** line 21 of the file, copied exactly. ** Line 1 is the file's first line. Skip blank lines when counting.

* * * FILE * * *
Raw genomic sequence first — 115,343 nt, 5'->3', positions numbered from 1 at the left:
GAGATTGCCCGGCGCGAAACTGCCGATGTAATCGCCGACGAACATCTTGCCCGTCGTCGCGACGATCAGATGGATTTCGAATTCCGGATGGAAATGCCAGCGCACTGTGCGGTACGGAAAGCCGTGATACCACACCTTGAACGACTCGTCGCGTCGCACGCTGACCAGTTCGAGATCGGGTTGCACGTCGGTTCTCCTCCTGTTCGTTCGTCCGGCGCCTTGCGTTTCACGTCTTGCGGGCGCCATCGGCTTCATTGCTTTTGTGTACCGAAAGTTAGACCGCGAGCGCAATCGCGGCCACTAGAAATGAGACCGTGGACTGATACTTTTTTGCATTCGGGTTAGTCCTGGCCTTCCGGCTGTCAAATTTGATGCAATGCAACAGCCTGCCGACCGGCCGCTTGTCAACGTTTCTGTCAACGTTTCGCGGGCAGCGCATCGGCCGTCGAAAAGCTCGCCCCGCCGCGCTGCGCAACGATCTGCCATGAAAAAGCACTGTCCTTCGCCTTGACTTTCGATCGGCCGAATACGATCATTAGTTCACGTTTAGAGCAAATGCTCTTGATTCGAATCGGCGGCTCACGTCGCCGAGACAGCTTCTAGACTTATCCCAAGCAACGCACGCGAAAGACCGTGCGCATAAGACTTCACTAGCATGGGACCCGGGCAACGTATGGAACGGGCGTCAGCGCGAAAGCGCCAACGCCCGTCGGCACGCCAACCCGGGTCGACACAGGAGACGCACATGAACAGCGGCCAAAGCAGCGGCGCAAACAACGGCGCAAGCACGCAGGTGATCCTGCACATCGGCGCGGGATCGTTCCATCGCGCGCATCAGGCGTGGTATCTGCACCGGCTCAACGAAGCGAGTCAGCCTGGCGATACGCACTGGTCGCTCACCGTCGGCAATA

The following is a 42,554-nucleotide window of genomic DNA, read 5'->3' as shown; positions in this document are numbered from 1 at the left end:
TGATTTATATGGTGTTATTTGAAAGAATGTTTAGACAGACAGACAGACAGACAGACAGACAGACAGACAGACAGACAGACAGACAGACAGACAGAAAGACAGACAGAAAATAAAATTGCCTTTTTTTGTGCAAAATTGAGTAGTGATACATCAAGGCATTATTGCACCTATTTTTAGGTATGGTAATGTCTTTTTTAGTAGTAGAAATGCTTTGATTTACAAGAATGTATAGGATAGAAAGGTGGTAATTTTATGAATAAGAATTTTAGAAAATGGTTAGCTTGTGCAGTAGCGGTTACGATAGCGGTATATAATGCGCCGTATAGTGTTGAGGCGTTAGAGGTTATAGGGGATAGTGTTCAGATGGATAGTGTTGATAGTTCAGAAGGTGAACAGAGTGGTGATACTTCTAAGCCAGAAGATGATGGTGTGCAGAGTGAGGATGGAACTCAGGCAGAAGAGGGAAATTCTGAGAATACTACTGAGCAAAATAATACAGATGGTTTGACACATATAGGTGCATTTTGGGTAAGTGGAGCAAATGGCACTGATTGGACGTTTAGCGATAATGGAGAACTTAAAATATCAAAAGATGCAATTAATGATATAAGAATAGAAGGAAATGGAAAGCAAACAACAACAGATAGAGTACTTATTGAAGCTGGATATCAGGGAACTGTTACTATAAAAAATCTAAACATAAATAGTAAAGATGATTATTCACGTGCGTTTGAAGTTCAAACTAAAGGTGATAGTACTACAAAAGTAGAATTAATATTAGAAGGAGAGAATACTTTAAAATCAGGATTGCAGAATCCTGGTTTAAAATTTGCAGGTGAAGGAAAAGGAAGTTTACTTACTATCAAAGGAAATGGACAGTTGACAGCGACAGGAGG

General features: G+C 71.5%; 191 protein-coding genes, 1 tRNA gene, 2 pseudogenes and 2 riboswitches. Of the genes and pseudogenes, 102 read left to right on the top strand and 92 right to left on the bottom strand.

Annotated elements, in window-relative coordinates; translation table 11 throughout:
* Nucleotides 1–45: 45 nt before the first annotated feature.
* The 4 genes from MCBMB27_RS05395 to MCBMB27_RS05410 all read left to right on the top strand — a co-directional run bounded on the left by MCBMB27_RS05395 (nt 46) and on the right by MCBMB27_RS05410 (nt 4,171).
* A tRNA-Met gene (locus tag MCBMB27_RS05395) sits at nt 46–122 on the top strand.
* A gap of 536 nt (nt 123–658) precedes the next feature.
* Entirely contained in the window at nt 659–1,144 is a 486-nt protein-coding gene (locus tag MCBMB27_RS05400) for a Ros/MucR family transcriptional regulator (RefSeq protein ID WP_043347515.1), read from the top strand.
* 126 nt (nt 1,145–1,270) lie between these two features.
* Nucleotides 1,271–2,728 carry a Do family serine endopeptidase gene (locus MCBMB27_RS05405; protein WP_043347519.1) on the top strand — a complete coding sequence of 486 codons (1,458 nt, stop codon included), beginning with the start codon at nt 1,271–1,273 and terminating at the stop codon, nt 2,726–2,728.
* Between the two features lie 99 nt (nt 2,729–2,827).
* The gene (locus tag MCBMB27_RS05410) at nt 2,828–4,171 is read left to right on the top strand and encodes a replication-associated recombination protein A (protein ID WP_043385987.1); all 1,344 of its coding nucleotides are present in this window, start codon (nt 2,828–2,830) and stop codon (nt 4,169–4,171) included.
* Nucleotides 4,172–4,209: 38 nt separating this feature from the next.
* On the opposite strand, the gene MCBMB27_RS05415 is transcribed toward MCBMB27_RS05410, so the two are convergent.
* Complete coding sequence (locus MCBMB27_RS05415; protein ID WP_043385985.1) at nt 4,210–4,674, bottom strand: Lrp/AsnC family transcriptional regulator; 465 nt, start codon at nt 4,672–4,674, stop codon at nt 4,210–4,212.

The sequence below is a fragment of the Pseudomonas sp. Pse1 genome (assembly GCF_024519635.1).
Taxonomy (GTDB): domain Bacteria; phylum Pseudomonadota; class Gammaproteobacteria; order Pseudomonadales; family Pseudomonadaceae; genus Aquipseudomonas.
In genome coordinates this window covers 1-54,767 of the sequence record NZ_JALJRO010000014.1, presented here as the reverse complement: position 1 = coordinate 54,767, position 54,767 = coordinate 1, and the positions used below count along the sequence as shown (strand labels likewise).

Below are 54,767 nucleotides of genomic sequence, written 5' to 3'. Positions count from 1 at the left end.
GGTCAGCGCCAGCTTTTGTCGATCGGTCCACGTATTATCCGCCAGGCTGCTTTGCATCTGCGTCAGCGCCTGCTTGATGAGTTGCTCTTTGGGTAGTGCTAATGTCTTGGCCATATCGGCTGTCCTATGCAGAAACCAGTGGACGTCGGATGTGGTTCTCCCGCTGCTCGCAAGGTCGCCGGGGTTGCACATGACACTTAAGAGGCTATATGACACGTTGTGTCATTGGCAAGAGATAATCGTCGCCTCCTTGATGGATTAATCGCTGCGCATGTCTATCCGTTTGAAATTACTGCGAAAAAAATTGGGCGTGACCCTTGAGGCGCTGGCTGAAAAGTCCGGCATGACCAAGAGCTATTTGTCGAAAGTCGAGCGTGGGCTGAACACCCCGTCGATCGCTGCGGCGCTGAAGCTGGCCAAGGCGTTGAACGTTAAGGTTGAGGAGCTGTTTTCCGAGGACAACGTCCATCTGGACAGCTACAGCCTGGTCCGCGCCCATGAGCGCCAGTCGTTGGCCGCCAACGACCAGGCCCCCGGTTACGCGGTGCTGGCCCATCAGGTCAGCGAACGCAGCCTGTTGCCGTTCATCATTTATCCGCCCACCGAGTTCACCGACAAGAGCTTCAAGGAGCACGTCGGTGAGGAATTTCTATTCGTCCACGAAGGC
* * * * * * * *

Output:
In genome coordinates this window covers 1-54,767 of the sequence record NZ_JALJRO010000014.1, presented here as the reverse complement: position 1 = coordinate 54,767, position 54,767 = coordinate 1, and the positions used below count along the sequence as shown (strand labels likewise).